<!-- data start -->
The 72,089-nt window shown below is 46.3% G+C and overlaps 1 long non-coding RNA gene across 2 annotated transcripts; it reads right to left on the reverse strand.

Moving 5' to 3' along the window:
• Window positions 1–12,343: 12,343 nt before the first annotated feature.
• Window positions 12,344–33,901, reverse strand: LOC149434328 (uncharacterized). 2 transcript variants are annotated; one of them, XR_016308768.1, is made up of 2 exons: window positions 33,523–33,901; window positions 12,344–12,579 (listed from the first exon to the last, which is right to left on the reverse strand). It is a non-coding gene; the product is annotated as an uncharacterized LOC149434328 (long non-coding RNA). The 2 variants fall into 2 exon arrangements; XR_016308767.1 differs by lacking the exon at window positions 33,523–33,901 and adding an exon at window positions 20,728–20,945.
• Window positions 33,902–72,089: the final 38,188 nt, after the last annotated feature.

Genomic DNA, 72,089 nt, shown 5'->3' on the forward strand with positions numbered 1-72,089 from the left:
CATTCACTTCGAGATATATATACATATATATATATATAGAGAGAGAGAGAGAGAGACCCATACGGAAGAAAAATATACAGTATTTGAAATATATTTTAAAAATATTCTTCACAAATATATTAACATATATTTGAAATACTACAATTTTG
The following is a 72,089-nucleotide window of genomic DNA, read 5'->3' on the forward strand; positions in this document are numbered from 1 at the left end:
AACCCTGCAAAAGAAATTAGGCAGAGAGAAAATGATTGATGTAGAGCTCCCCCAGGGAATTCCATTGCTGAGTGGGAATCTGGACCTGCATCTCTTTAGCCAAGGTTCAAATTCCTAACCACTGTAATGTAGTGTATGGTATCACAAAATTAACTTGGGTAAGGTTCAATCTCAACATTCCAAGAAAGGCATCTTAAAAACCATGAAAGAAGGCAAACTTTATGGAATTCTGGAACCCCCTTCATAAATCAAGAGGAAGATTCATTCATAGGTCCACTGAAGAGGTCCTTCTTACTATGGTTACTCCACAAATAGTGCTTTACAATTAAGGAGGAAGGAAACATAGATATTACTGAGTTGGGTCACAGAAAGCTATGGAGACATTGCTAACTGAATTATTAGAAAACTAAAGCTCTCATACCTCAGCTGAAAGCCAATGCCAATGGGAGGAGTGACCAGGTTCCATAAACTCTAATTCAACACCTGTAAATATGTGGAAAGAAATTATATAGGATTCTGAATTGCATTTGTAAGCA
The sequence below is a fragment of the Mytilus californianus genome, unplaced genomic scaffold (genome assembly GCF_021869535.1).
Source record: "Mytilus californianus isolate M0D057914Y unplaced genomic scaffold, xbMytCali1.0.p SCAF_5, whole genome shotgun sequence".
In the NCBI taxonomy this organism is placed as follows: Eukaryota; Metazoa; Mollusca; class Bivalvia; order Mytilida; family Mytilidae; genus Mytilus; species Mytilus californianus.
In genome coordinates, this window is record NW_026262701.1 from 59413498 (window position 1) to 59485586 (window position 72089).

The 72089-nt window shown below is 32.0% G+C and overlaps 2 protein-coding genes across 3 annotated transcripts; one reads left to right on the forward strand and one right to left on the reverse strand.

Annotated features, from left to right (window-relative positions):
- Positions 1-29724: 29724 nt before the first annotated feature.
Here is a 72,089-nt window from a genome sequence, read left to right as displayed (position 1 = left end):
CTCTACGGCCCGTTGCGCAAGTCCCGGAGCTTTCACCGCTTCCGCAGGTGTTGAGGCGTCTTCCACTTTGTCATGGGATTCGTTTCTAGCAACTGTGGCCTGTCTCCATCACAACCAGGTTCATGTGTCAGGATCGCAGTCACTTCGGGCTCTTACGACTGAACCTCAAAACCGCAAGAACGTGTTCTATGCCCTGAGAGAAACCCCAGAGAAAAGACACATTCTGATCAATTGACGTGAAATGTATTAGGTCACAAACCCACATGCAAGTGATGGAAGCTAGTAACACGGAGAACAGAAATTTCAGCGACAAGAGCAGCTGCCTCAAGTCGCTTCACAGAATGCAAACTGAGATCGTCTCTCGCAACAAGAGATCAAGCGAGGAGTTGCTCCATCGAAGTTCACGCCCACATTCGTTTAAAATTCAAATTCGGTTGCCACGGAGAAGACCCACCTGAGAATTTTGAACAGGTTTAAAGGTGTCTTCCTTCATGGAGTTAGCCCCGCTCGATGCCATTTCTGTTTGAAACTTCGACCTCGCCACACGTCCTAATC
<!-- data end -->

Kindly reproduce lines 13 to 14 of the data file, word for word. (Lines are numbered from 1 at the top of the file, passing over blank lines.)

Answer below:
In genome coordinates, this window is record NW_026262701.1 from 59413498 (window position 1) to 59485586 (window position 72089).

The 72089-nt window shown below is 32.0% G+C and overlaps 2 protein-coding genes across 3 annotated transcripts; one reads left to right on the forward strand and one right to left on the reverse strand.